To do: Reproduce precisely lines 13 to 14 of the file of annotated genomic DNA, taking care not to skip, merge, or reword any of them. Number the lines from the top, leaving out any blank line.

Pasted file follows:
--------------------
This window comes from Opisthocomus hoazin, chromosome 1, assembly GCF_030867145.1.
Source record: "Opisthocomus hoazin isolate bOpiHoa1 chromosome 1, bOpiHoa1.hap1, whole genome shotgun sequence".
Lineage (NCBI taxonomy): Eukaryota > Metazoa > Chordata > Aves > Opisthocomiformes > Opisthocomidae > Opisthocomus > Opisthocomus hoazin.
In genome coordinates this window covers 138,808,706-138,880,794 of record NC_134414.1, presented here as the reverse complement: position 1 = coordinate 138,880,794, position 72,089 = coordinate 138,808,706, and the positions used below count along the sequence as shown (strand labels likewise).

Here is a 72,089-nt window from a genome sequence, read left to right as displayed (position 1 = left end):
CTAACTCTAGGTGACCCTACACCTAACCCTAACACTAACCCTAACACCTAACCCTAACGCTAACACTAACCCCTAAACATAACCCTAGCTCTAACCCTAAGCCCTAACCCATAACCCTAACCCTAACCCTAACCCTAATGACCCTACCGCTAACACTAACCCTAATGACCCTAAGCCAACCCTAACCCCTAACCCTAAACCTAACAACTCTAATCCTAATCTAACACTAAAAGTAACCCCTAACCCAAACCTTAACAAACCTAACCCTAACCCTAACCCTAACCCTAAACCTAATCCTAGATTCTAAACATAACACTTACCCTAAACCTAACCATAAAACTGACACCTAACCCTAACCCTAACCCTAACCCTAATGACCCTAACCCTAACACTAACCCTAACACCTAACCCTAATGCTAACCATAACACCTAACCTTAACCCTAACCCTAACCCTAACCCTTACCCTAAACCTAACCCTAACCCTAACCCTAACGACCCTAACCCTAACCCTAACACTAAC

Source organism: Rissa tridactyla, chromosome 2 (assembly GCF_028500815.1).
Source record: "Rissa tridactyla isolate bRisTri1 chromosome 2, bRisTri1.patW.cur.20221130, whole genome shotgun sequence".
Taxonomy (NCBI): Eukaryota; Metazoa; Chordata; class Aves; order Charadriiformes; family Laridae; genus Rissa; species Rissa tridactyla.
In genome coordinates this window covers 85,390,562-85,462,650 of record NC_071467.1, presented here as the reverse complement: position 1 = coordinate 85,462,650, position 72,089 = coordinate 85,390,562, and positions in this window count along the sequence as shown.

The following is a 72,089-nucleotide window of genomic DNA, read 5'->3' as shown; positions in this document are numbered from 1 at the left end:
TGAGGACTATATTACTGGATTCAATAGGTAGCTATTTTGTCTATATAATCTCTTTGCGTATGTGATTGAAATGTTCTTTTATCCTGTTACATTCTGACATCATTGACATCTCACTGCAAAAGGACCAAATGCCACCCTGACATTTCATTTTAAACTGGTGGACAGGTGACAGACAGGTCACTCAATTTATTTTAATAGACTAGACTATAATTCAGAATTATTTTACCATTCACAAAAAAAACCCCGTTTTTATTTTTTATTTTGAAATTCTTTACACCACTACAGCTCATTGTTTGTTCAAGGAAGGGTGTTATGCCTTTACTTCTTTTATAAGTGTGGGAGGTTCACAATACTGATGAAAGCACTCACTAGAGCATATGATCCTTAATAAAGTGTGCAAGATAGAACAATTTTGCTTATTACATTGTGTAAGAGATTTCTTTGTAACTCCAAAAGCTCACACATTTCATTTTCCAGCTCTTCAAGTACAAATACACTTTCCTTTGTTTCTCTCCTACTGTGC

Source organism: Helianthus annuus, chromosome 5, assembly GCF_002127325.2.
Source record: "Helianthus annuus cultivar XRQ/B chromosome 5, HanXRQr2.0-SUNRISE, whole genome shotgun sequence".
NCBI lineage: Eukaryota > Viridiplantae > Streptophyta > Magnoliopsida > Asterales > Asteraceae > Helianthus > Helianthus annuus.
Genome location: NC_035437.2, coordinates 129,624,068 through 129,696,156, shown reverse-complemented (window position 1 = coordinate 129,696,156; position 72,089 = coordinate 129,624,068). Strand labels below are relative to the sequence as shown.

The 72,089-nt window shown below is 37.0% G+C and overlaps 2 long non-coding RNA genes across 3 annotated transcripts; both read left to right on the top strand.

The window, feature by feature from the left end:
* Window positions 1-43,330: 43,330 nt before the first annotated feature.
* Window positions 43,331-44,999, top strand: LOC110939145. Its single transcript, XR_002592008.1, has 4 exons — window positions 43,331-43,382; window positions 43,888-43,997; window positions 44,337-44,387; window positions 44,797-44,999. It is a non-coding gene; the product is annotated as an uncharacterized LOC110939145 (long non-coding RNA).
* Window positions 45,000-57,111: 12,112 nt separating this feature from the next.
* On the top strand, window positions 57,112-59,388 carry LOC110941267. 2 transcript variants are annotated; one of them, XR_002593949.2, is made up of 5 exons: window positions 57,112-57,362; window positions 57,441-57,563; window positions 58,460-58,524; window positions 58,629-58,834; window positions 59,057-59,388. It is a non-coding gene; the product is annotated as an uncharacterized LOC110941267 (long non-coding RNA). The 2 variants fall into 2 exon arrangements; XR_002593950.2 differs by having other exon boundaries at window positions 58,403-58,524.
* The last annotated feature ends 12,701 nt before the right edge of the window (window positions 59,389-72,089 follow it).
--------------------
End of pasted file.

Source organism: Helianthus annuus, chromosome 5, assembly GCF_002127325.2.
Source record: "Helianthus annuus cultivar XRQ/B chromosome 5, HanXRQr2.0-SUNRISE, whole genome shotgun sequence".